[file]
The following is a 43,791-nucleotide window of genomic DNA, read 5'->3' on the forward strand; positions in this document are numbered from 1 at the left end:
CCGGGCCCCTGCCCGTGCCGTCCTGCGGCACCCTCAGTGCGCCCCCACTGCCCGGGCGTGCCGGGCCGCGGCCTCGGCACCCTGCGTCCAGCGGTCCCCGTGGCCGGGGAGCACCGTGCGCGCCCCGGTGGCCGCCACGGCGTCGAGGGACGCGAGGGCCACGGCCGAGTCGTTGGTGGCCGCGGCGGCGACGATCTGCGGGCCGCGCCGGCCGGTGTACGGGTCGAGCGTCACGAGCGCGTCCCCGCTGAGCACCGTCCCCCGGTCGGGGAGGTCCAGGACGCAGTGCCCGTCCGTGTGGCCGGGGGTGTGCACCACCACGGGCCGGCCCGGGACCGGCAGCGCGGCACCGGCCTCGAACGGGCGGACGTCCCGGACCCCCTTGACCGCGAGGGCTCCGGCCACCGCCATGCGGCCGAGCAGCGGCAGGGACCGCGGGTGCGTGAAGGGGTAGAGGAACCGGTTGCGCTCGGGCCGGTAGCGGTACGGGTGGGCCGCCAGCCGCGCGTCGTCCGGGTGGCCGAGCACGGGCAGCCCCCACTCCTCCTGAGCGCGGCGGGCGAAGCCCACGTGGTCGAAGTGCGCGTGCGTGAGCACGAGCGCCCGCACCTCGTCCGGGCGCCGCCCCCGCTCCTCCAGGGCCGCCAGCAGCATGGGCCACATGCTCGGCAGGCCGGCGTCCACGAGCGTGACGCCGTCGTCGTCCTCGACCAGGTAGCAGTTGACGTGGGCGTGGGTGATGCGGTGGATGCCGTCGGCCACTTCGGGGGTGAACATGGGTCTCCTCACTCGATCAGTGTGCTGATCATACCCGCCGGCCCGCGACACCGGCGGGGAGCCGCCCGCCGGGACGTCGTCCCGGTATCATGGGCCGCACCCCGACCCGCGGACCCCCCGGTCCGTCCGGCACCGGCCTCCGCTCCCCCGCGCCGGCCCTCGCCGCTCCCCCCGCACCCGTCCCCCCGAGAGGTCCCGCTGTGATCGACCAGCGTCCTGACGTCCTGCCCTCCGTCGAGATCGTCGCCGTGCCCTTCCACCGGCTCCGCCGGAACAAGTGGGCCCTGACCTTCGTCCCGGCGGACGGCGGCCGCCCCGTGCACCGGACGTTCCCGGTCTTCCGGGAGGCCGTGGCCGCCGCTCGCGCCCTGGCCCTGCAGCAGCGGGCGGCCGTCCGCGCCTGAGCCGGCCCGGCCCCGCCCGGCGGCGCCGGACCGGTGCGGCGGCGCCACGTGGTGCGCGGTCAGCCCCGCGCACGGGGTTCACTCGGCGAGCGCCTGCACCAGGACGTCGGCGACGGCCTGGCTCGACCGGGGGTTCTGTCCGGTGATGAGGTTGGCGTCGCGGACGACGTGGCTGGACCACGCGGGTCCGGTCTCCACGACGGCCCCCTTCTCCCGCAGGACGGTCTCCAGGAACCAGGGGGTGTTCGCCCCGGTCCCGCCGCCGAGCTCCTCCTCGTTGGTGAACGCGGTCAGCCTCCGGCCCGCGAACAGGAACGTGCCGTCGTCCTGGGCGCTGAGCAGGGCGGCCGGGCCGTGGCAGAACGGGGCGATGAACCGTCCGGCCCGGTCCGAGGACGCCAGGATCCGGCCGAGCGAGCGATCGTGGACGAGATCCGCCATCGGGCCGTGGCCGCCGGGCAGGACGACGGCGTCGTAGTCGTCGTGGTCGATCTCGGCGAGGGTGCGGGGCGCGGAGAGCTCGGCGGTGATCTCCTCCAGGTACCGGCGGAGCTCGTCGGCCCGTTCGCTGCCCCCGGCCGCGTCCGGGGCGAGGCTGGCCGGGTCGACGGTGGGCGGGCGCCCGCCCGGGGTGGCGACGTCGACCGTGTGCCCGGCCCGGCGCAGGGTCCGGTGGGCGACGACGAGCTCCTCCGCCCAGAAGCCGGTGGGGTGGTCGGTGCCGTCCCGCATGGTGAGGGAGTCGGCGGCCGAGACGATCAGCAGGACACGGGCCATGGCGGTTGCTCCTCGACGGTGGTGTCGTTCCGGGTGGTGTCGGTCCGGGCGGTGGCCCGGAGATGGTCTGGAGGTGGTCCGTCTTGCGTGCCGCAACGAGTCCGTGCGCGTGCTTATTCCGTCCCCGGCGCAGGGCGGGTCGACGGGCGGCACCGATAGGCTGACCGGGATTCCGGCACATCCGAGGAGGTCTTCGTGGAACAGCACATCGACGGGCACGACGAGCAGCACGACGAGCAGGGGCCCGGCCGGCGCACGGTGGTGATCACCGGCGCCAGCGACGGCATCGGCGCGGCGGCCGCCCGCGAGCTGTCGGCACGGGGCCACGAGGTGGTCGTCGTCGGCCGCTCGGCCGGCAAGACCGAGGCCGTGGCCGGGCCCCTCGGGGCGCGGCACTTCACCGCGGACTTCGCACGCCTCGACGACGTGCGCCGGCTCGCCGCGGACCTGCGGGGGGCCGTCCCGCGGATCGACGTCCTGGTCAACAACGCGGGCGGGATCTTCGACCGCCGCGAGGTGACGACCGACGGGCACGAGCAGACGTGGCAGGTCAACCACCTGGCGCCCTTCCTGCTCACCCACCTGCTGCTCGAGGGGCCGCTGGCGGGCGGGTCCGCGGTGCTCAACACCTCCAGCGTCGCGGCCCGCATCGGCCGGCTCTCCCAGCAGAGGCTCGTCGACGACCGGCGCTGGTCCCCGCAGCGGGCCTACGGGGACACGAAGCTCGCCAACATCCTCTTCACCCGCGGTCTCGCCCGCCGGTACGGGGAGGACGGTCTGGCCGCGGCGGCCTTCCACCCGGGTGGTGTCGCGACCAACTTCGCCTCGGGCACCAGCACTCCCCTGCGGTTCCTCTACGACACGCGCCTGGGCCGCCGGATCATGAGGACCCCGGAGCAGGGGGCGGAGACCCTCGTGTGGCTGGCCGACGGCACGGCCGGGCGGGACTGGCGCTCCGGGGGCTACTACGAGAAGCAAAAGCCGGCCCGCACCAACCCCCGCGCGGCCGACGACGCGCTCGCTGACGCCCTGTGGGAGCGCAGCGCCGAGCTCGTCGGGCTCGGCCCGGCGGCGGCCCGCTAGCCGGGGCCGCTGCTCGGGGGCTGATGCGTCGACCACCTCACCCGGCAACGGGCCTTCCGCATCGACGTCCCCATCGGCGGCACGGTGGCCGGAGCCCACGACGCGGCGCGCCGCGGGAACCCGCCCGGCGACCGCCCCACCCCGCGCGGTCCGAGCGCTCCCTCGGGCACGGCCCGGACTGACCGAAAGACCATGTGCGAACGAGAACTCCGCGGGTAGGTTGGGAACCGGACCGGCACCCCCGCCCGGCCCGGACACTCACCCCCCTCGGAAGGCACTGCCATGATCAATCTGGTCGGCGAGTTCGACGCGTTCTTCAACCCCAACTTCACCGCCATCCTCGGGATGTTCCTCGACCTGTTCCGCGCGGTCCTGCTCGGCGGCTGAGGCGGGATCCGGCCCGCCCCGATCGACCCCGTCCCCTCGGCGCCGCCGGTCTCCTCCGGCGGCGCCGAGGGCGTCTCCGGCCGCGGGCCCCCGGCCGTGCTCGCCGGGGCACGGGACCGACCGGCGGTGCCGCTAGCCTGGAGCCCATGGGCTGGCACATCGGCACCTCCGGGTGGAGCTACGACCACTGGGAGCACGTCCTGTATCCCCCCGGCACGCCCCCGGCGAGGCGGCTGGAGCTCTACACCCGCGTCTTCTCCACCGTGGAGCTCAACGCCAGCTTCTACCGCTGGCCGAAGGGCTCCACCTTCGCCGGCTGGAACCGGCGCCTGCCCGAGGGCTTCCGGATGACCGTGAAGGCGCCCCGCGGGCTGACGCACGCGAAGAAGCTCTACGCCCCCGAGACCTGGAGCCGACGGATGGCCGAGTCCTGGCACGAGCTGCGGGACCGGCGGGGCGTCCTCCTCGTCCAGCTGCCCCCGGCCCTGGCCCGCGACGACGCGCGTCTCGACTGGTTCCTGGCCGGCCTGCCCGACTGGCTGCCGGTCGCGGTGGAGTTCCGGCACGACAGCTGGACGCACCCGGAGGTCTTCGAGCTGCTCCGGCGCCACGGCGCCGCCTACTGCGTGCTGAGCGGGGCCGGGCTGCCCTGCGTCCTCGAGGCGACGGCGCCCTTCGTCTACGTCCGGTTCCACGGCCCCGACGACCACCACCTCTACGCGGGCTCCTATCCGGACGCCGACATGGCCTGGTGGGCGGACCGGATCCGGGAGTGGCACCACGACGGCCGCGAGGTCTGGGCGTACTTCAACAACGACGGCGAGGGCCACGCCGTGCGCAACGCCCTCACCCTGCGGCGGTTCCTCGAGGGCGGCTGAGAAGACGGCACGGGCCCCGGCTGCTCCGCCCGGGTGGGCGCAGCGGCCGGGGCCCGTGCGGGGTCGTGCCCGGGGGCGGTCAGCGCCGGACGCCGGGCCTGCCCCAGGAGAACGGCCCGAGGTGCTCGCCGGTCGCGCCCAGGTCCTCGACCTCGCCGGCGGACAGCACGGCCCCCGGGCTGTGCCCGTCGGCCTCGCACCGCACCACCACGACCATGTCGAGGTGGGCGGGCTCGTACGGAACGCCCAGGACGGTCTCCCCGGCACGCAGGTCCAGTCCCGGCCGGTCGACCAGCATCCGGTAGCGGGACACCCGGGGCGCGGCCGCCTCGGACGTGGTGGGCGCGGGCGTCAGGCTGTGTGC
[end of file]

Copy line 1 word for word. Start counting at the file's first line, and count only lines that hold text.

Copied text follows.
The following is a 43,791-nucleotide window of genomic DNA, read 5'->3' on the forward strand; positions in this document are numbered from 1 at the left end: